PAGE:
The Dodd-Frank financial reform law, the U.S. Court of Appeals for the District of Columbia said, bars them from ruling on the issue.
The groups, NetCoalition and the Securities Industry and Financial Markets Association (SIFMA), petitioned the SEC to force the New York Stock Exchange and Nasdaq Stock Market to reduce the amount they charged for market data, but the agency refused to step in.
The two trade groups include tech giants Google, Yahoo, BlackRock, E-Trade Financial Group and Goldman Sachs.
Prior to the Wall Street overhaul, the Securities Exchange Act of 1934 required regulators to approve any market data fee rules before they became effective, submitting them to a public notice and comment period.
While the SEC still has the authority to scrutinize or suspend rules created by the self-regulated exchanges, the 2010 Dodd-Frank law says the fee determinations are effective upon being sent to the SEC.
The regulator did not take a position on the specific market data fee rules in question but maintained the court no longer had authority over the process.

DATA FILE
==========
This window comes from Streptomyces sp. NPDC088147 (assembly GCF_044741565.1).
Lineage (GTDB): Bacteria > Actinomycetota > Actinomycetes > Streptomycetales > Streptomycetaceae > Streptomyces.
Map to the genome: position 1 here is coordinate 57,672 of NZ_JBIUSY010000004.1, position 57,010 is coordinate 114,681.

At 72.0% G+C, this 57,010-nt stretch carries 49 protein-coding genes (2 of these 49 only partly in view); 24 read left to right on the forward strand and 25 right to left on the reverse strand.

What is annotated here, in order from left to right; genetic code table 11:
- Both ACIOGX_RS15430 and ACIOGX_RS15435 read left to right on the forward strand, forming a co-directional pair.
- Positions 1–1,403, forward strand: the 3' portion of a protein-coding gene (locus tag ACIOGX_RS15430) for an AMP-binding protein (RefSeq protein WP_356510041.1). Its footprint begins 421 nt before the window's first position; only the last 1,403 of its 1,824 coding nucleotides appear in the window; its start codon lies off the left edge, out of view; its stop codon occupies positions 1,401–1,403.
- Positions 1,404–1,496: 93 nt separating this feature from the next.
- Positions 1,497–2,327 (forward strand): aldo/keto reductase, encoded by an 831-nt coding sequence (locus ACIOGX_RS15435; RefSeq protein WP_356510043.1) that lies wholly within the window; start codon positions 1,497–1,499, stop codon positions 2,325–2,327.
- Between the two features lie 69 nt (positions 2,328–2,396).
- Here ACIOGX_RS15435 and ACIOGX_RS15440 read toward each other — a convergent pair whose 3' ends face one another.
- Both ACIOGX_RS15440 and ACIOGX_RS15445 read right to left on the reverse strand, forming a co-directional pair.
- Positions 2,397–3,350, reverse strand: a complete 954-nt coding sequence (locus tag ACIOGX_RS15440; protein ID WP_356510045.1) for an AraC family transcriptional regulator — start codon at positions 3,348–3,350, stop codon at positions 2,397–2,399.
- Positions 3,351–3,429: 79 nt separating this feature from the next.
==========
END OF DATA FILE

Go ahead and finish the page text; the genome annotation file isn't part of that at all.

In 2010, before Dodd-Frank became law, NetCoalition won a similar case before the court. But that was during a time when the SEC had exclusive review over the fees before they became active.
“Under [the Administrative Procedure Act], agency inaction is subject to judicial review only if it is discrete and [the] agency was mandated to act,” Henderson wrote in a footnote of the decision. “A statute authorizing the review of agency inaction while withholding review of agency action would be an odd duck indeed.”
The case is a defeat for Eugene Scalia, a prominent adversary of SEC rules who argued the case for the trade groups. Scalia, the son of Supreme Court Justice Antonin Scalia, won a trio of cases that lampooned the agency’s lack of cost-benefit analysis when crafting regulations.